Malta and tax: high profile and dwindling reputation attracted EU scrutiny

As Malta’s financial services look set to face greater pressure in the coming months with the country having just barely avoided being added to an official EU blacklist of tax havens, there is still disagreement on the system’s shortcomings – if any – and how to rebuild the country’s reputation

Malta has raised too high a profile and has been in the international news far too often – and for the wrong reasons – for its reputation not to be negatively affected and its financial services not to come under scrutiny, a leading stockbroker has claimed.

Paul Bonello, of Finco Group, told MaltaToday that Malta’s perceived reputation abroad had been steadily deteriorating in the last years, but especially so in in 2017.

“Although this perception may not match the technical reality of the state of affairs when considered holistically, perception in matters of reputation is as important as reality,” he said.

Bonello, who had formed part of a three-men advisory committee set up to advise the Government on the transition from the offshore to the onshore financial services regime, said that had the European Parliament on Wednesday voted to add Malta to a blacklist of tax havens, the effect on the entire gamut of international financial services, including gaming companies, would have been disastrous.  It would also have had a spill-over adverse multiplier effect on other industries, including property and hospitality.

A motion debated in the European Parliament on Wednesday – calling for Malta and three other countries to be added to a tax haven blacklist – was only defeated because of the abstentions.

The vote ended in a dead impasse, with 327 votes in favour and 327 against. The 24 abstentions were what tipped the scales against the motion presented by the Socialist and Democrat Group, of which the Labour Party forms part.

“Government’s failure to harness support amongst its own Socialist family within the European Parliament is proof of its failure in its diplomatic efforts,” Bonello said.

“There is no Plan B in the event Malta is declared a tax haven and if that happened, our economy would suffer enormously, [since] there is no magic wand to unwind such damage, whoever is in government.”

Kenneth Farrugia, chairman of Finance Malta agreed that had Malta been branded as a “tax haven” – alongside Netherlands, Luxembourg, and Ireland – the repercussions would have been negative for Europe as well as at respective individual country level.

“It must be remembered that Luxembourg and Ireland are two highly established financial centres in Europe that service significant non-EU business,” he told MaltaToday. “Equally so, Malta has – post-EU membership – also experienced significant international-led growth traction in a number of financial sectors.”

Farrugia, however, said he was perplexed as to why the tax haven label was still being banded about by domestic and international media.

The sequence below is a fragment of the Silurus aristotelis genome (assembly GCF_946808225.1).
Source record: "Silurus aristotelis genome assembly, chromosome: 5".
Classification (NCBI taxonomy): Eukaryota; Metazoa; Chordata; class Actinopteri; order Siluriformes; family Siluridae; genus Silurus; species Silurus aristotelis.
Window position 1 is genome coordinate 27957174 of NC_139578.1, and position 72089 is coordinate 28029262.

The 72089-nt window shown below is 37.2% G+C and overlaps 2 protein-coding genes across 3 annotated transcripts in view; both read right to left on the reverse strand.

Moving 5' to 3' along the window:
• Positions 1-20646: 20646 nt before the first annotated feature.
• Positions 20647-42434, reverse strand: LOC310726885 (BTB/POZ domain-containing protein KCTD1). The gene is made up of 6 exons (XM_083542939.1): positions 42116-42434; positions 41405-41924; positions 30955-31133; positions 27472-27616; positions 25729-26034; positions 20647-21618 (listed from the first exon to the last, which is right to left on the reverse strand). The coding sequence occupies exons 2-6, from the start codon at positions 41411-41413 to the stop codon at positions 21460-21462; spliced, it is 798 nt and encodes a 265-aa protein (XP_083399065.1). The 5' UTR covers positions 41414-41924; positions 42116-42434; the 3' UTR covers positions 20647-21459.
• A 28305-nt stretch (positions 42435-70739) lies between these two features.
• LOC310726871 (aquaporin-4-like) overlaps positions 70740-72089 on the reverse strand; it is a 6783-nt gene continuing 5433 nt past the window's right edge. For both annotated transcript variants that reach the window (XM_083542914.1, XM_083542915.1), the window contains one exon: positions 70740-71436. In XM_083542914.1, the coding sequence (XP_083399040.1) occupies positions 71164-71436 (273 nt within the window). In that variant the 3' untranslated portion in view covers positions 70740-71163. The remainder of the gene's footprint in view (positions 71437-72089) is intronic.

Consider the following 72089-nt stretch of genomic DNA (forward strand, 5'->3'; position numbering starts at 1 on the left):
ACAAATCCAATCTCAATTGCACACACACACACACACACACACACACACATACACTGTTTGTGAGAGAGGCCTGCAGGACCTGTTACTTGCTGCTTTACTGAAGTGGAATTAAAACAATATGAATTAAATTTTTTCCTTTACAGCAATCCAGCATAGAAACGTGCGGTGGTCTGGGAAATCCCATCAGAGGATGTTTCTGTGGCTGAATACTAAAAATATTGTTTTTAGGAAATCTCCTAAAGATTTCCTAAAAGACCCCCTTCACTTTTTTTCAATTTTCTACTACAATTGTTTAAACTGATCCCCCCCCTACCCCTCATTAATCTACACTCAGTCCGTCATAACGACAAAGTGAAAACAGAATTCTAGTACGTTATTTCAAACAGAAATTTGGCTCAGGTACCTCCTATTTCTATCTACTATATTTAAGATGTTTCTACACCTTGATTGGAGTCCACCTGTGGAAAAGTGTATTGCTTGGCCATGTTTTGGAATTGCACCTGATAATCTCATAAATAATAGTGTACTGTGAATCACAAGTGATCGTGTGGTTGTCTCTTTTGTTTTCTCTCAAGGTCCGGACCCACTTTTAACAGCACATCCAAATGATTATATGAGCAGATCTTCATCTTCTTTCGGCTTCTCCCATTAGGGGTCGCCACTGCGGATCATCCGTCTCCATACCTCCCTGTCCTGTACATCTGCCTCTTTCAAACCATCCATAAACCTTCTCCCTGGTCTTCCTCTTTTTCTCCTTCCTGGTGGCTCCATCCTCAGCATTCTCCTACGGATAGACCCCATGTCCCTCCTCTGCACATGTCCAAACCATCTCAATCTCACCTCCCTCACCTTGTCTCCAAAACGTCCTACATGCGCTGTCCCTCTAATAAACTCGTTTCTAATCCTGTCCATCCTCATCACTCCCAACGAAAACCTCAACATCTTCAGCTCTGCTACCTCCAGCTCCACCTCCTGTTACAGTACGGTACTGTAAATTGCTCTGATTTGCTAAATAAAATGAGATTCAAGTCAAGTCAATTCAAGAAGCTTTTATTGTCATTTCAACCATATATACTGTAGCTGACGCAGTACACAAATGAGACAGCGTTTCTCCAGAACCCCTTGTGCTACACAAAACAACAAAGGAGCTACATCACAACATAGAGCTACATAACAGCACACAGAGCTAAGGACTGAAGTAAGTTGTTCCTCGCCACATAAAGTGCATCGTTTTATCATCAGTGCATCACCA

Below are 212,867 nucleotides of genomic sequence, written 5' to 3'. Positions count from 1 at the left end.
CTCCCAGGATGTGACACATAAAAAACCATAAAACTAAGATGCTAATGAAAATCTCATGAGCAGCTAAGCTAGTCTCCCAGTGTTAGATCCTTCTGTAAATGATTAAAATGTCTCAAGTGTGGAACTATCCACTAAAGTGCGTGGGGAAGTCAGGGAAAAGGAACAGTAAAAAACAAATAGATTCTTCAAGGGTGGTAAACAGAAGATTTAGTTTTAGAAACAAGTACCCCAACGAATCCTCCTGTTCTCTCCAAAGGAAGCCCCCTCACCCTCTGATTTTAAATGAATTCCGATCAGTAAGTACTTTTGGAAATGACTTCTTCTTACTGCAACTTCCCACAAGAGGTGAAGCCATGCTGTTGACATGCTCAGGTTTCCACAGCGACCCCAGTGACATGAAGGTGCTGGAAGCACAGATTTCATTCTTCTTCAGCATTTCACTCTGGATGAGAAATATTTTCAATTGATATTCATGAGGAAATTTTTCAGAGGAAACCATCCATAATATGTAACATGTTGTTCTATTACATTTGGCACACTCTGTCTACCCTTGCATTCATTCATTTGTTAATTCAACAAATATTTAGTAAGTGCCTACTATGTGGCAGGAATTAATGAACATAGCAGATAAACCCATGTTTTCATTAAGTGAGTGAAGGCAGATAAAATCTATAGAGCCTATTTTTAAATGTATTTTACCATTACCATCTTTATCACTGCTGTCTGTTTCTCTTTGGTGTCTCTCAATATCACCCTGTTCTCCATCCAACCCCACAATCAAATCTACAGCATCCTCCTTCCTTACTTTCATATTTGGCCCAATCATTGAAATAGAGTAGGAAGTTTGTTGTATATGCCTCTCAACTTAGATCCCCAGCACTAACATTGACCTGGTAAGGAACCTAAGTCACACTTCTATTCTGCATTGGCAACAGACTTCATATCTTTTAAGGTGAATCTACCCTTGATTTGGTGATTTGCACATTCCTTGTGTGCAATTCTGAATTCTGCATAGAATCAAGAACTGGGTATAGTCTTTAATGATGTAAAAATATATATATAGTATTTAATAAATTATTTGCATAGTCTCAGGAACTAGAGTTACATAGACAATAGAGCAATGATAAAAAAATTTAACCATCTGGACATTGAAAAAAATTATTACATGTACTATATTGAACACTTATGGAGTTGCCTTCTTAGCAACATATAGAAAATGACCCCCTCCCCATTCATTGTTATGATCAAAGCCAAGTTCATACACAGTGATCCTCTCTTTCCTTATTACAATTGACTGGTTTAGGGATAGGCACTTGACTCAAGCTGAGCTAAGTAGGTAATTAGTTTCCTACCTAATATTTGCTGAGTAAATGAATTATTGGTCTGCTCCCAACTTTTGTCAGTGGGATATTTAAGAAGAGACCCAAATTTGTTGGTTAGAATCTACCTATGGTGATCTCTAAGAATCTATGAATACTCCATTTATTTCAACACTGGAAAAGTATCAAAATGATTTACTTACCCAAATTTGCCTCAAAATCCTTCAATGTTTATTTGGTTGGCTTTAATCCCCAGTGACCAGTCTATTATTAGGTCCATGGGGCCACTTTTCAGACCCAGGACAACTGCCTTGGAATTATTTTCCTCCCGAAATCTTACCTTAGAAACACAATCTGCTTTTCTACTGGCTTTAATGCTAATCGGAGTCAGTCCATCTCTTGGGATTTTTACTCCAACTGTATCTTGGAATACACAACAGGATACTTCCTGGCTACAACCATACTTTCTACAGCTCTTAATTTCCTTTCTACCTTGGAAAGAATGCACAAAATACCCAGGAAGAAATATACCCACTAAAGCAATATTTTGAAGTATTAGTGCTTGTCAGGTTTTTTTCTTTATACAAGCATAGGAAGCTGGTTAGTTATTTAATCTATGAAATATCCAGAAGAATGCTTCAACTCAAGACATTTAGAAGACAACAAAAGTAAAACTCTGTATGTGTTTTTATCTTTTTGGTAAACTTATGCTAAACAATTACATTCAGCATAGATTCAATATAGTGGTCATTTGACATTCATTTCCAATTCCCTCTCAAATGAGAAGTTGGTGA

He noted that in March and November 2006, the Maltese tax system had been discussed with both the European Commission and with the Member States within the Code of Conduct Group which reviews tax measures to enable a determination as to whether they are harmful in terms of the Code of Conduct for Business Taxation.

In its report to ECOFIN of November 2006, the Code of Conduct Group expounded on the Maltese tax system, which had been agreed upon by the same Group, and also provided numerical examples to assist in the analysis.

“From the outset, Malta was and has always been transparent about its tax system,” Farrugia said.

“Malta’s aim was always to have an attractive tax system, one that relied on statutory law and legal certainty and not one which relies on the discretion of the tax authorities, through tailor-made deals with taxpayers.”


Standing up to pressure

Bonello said Malta was unwittingly playing into the hands of countries like Germany and France who would prefer to see Malta’s role in the EU as a place in the sun and a holiday playground for its population rather than a credible centre for serious international business.

France and Germany have been consistently calling for tax harmonisation across all European Union member states in recent months, spurred by the Panama Papers and Paradise scandals and growing concerns about austerity measures.

Farrugia said that the discussion within the EU revolving around a “tax reform across the bloc” and its implications on all EU member states needed to be carefully evaluated as it could end up being advantageous to some countries but not to others.

“Malta remains committed to contribute to the process,” he said. “In fact, Malta is a BEPS associate country and is fully co-operative in the international initiative against tax evasion.”

Bonello said that there were also parties within the European Parliament – “notably the Greens” - who would not let any occasion slip by them if it could serve their declared mission against small EU member states like Malta, Switzerland and Ireland that have successfully managed to harness the EU fundamental freedom of movement of capital and provision of services across the entire EU.

Carmel Cacopardo, chairman of Alternattiva Demokratika, said that the fiscal rules permitting the refund of a substantial amount of tax paid by foreign owned companies based in Malta is the reason for the current spotlight.